Immanuel Wallerstein, writing for Al Jazeera, argues that the spirit of 1968 flows through Arab Spring and Occupy movement, but warns that its counter-current is attempting to suppress real change.
Wallerstein, co-author of Anti-Systemic Movements, argues that the Arab Spring is composed of "two quite different currents" that are "going in radically different directions," - something that has not be been fully analysed. Understanding this division is key to negotiating a sustainable resistance.
Wallerstein identifies one of these currents as "the 1968 current", or the "second Arab revolt" which aims to "achieve the global autonomy of the Arab world" that was prevented by Franco-British measure during the "first Arab revolt". Arguing that the Arab Spring is the heir of the "world revolution of 1968," Wallerstein points out that both movements are rooted in anti-authoritarianism and rejection of corrupt power systems. He writes that, like the rebels in the Arab world,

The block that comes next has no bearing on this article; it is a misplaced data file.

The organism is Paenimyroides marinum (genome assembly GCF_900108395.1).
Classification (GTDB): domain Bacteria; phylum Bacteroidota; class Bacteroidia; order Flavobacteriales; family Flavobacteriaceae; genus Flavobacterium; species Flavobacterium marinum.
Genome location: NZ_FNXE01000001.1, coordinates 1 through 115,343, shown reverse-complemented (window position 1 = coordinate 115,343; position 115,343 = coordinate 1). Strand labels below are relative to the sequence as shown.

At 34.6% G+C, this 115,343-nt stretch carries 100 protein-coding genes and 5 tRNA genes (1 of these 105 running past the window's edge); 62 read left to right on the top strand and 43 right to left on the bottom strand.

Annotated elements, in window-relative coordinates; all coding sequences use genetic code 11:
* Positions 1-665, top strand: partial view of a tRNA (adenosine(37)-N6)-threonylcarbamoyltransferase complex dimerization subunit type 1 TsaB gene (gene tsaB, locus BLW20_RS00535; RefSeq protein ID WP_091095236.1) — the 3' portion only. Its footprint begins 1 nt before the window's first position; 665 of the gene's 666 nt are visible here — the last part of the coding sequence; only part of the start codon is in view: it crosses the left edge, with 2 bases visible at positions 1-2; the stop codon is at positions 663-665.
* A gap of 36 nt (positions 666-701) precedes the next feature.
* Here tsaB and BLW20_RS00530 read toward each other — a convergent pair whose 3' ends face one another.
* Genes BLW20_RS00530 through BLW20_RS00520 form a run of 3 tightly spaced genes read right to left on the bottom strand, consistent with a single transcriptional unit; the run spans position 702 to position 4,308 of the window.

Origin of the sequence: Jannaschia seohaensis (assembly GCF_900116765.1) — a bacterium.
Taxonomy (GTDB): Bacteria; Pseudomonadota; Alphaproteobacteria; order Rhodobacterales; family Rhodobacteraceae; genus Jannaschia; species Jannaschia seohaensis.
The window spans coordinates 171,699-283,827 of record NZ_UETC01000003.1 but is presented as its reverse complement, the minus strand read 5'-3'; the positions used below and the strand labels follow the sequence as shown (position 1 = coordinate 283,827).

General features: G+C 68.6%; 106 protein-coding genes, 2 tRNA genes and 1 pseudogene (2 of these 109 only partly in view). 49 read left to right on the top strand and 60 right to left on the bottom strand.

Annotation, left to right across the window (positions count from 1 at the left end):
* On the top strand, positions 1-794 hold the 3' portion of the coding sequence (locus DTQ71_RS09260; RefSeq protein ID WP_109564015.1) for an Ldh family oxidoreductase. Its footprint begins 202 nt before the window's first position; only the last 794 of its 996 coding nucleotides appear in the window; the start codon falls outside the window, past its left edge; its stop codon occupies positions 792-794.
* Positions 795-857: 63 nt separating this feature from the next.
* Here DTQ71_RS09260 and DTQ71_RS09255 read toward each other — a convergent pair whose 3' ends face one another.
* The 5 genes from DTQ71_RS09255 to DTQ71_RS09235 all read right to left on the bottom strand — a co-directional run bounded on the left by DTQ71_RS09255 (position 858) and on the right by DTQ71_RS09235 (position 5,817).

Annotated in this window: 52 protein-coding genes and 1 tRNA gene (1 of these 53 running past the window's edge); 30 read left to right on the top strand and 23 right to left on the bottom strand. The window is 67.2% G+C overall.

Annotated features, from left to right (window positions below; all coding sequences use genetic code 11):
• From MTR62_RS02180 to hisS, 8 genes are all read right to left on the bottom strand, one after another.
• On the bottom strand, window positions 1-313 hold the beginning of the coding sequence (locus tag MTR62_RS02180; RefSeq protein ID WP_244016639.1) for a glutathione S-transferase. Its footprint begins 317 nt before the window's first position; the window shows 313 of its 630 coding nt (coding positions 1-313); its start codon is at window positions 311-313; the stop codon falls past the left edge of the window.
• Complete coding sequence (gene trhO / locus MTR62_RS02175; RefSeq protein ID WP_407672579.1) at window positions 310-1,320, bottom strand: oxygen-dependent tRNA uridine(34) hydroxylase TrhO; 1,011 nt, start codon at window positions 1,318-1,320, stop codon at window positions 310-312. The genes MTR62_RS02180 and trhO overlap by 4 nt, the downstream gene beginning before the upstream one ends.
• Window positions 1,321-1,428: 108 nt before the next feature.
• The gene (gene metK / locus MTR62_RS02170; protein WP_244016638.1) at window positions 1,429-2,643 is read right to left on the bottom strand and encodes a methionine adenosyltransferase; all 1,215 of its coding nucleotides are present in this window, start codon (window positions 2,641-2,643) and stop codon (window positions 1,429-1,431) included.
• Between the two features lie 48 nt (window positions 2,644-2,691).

the revolutionaries of 1968 were protesting against the inherently undemocratic behaviour of those in authority. This was a revolt against such use (or misuse) of authority at all levels: the level of the world-system as a whole; the level of the national and local governments; the level of the multiple non-governmental institutions in which people take part or to which they are subordinated (from workplaces to educational structures to political parties and trade-unions).